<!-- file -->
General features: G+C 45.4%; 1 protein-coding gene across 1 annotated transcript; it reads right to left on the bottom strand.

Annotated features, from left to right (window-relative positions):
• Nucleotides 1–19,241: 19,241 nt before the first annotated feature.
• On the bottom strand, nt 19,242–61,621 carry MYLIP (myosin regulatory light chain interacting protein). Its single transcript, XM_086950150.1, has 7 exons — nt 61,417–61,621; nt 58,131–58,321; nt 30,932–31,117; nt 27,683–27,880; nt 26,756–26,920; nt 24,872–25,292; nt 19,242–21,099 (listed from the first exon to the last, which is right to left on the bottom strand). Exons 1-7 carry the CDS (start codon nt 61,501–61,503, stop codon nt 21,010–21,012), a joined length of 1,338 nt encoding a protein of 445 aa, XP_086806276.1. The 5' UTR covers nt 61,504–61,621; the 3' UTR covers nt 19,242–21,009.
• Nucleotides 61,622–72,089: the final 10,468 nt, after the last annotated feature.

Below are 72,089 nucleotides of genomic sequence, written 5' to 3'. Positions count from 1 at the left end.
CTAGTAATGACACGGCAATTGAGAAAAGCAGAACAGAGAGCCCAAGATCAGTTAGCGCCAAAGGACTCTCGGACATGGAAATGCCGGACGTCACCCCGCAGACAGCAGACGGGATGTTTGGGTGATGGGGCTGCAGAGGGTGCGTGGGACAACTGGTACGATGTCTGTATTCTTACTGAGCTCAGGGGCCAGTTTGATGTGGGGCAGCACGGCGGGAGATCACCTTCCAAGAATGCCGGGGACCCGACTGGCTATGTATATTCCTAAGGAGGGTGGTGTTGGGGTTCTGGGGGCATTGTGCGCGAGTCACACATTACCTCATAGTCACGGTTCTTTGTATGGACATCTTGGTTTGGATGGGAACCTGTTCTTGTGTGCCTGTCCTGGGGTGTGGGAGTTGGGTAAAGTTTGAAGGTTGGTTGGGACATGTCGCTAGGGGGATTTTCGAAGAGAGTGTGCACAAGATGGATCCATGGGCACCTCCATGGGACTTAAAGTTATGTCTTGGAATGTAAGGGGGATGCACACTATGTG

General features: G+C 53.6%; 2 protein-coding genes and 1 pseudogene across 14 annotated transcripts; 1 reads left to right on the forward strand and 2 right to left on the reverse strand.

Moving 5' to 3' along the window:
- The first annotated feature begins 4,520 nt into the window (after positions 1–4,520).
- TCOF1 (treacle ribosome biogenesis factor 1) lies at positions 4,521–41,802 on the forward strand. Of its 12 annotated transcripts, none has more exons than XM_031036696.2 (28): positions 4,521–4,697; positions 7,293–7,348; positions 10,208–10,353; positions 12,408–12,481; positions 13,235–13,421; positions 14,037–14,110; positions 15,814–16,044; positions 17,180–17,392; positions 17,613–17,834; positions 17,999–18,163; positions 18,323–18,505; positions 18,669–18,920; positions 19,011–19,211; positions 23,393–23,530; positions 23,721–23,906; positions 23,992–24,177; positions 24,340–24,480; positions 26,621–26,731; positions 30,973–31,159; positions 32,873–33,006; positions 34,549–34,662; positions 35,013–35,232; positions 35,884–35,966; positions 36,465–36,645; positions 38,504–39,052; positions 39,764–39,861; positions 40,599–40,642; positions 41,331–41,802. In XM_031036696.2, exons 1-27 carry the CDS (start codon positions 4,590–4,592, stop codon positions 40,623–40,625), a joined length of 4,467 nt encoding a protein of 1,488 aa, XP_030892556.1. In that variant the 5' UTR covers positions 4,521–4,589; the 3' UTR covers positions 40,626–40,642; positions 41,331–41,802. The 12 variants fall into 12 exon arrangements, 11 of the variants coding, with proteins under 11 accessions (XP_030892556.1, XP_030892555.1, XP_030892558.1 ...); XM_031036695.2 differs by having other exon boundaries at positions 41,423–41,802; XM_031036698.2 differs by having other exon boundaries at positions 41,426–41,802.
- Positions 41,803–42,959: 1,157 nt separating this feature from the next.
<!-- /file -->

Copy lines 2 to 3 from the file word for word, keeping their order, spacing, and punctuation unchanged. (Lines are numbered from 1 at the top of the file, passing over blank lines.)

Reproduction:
Annotated features, from left to right (window-relative positions):
• Nucleotides 1–19,241: 19,241 nt before the first annotated feature.